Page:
The Rev. Robin Dease, pastor of St. Andrew by the Sea in Hilton Head, South Carolina, and a former district superintendent in the state’s United Methodist Conference, said the tensions she sees in her own denomination led her to propose the two sessions among her clergy colleagues.

United Methodists are in the process of splintering, Dease said, and people aren’t engaging with one another.

“People leave abruptly without any conversation, without gathering to delve into the issue: theologically, spiritually, exegetically and socially. We’re not having the conversation,” Dease said.

Dease, who also serves on the denomination’s social justice arm, the General Board of Church and Society, had heard about Resetting the Table and participated in an interfaith training session for clergy from Southeastern states earlier this year. After it concluded, she picked a group of fellow pastors — some liberal, some conservative — from her own denomination to deepen the practice.

An initial session last month asked the participants to talk about formative life experiences. It then asked the clergy to complete a survey about their beliefs, which the facilitator used to assess broad areas of disagreement. During the next session, people of differing views were matched in smaller groups.

A Resetting the Table event in 2017. Photo courtesy of Resetting the Table

A Resetting the Table event in 2017. Photo courtesy of Resetting the Table

Resetting the Table techniques are modeled after a practice known as “transformative mediation.” Unlike traditional mediation, which aims to resolve disputes by arriving at mutually acceptable solutions, transformative mediation seeks to give people skills to see and understand the other person’s point of view so they are more willing to relate to one other respectfully.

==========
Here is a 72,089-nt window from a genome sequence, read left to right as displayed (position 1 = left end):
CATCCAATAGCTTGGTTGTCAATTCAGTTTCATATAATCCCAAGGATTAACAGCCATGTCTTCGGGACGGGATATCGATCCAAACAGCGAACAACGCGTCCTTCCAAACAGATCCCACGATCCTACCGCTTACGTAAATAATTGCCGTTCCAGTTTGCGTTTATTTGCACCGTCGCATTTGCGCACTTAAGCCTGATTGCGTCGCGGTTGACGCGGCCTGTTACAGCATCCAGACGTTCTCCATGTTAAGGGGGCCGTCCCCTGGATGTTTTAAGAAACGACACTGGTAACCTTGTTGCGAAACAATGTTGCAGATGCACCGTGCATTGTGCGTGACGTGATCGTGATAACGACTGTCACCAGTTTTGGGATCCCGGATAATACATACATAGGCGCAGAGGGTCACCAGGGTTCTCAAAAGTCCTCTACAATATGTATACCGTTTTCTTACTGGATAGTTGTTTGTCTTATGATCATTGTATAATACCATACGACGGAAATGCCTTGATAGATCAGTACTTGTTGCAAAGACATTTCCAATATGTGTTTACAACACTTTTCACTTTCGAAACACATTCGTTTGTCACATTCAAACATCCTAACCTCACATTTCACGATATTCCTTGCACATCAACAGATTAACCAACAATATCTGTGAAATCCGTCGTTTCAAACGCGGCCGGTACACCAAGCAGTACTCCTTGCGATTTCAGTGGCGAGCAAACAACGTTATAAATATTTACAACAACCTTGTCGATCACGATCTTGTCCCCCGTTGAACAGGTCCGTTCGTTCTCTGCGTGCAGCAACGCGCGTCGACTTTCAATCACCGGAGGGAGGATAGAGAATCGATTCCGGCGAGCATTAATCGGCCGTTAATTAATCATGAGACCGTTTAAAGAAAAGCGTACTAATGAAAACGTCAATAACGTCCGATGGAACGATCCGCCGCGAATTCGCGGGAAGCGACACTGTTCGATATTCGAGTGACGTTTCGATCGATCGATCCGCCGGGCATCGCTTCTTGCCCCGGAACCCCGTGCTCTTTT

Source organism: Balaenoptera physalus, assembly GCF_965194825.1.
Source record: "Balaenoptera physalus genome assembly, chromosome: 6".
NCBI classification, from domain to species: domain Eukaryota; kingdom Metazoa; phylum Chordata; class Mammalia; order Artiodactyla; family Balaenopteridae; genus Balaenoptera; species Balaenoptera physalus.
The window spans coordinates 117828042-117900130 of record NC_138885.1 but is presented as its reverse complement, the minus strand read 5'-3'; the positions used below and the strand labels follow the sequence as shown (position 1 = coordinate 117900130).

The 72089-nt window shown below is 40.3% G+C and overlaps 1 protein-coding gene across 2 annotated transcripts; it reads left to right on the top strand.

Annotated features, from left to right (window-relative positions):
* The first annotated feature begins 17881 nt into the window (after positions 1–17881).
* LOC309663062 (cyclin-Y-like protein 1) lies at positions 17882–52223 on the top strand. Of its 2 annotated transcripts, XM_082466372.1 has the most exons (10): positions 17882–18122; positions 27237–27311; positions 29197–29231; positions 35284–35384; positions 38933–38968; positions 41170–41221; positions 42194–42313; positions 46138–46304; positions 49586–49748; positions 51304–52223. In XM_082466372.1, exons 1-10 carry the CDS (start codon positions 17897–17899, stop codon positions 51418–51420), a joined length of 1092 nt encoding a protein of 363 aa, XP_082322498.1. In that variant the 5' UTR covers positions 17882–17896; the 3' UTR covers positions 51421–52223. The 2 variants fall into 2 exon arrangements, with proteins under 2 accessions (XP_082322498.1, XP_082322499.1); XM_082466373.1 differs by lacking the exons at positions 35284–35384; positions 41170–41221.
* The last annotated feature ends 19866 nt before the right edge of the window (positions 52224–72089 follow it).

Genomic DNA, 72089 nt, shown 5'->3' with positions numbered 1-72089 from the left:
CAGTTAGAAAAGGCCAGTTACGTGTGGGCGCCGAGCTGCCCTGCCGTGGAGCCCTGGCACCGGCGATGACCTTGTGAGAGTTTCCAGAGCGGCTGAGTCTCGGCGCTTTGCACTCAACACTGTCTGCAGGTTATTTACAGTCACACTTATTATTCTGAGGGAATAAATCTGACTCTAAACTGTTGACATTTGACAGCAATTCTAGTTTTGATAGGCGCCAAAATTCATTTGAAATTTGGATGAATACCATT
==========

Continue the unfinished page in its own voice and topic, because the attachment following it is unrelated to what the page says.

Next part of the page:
The idea, said Eyal Rabinovitch, the co-executive director of Resetting the Table, is to disarm conflict’s destructive powers.

“One of the greatest insights from the world of trauma therapy is that people are their most receptive selves when they are seen as they wish to be seen,” Rabinovitch said. “We want people to say, ‘Yes, that’s exactly me.’ That makes all the difference in producing receptivity. Lots of changes can happen in those moments.”

When differences emerge, participants are asked to slow down the conversation, pause their own reactions and listen carefully. They are urged to look for “signposts of meaning,” words or expressions that convey particular passions. They are then asked to relate back what they heard the speaker say and to ask if their rephrasing is accurate.

The training was powerful for a Lynchburg, Virginia, evangelical church that signed up 15 members to participate in a set of trainings this past April. Mosaic, a small church that meets in a shopping center, had experienced disagreement over pandemic closures. Some members left. Others nursed grudges for the church’s willingness to follow government-issued mandates they felt were an infringement on their liberties.

“I was fascinated to learn that it was very easy for me on some issues to take a very set view and not have a generous interpretation of what the other individual believes,” said Ron Miller, a Mosaic Church elder who works as the online dean for the School of Government at Liberty University. “The idea of looking at the other side of the issue and interpreting it more generously is a game changer if we apply that as a daily discipline.”

Miller is now working with Resetting the Table to convene a training for Lynchburg clergy this fall. He thinks the practices might also be helpful for Liberty University employees, too.

Rabinovitch acknowledged that clergy with big public platforms and a following that hinges on their extreme positions are unlikely to want to participate because doing so requires a degree of vulnerability. But they say most people yearn to communicate better.

Jeff Nitz, an elder at Mosaic Church in Lynchburg, said the work may well save society from an escalating cycle of mutual distrust.

“It’s about getting closer to your neighbor,” he said. “We’re not caricatures. We’re real people. You can’t have that if you’re not listening to the other.”